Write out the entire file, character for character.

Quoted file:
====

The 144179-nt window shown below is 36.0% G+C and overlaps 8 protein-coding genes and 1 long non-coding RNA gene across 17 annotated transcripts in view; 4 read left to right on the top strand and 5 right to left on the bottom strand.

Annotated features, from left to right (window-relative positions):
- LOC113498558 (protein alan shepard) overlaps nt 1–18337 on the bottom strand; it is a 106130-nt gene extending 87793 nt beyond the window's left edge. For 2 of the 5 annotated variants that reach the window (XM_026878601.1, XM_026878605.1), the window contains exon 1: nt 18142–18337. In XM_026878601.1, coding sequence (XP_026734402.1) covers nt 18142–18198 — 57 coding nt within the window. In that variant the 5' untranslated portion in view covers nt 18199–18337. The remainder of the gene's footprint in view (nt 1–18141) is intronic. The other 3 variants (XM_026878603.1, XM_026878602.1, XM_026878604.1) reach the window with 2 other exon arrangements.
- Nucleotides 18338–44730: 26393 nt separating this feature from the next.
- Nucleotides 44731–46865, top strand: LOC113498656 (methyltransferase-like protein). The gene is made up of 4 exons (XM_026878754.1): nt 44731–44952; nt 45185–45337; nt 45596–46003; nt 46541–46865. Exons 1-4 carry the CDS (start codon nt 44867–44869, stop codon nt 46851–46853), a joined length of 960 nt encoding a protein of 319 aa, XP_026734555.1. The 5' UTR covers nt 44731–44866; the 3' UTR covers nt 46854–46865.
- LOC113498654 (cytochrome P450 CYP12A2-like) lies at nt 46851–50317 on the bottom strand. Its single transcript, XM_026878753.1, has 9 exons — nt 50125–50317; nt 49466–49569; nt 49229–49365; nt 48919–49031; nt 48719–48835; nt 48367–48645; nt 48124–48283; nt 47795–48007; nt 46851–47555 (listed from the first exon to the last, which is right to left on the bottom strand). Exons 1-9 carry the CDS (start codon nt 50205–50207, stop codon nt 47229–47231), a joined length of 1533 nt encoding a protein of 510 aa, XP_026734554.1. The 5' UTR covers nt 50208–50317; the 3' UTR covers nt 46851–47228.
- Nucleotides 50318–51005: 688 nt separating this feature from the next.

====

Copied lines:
The 144179-nt window shown below is 36.0% G+C and overlaps 8 protein-coding genes and 1 long non-coding RNA gene across 17 annotated transcripts in view; 4 read left to right on the top strand and 5 right to left on the bottom strand.

Annotated features, from left to right (window-relative positions):
- LOC113498558 (protein alan shepard) overlaps nt 1–18337 on the bottom strand; it is a 106130-nt gene extending 87793 nt beyond the window's left edge. For 2 of the 5 annotated variants that reach the window (XM_026878601.1, XM_026878605.1), the window contains exon 1: nt 18142–18337. In XM_026878601.1, coding sequence (XP_026734402.1) covers nt 18142–18198 — 57 coding nt within the window. In that variant the 5' untranslated portion in view covers nt 18199–18337. The remainder of the gene's footprint in view (nt 1–18141) is intronic. The other 3 variants (XM_026878603.1, XM_026878602.1, XM_026878604.1) reach the window with 2 other exon arrangements.
- Nucleotides 18338–44730: 26393 nt separating this feature from the next.
- Nucleotides 44731–46865, top strand: LOC113498656 (methyltransferase-like protein). The gene is made up of 4 exons (XM_026878754.1): nt 44731–44952; nt 45185–45337; nt 45596–46003; nt 46541–46865. Exons 1-4 carry the CDS (start codon nt 44867–44869, stop codon nt 46851–46853), a joined length of 960 nt encoding a protein of 319 aa, XP_026734555.1. The 5' UTR covers nt 44731–44866; the 3' UTR covers nt 46854–46865.
- LOC113498654 (cytochrome P450 CYP12A2-like) lies at nt 46851–50317 on the bottom strand. Its single transcript, XM_026878753.1, has 9 exons — nt 50125–50317; nt 49466–49569; nt 49229–49365; nt 48919–49031; nt 48719–48835; nt 48367–48645; nt 48124–48283; nt 47795–48007; nt 46851–47555 (listed from the first exon to the last, which is right to left on the bottom strand). Exons 1-9 carry the CDS (start codon nt 50205–50207, stop codon nt 47229–47231), a joined length of 1533 nt encoding a protein of 510 aa, XP_026734554.1. The 5' UTR covers nt 50208–50317; the 3' UTR covers nt 46851–47228.
- Nucleotides 50318–51005: 688 nt separating this feature from the next.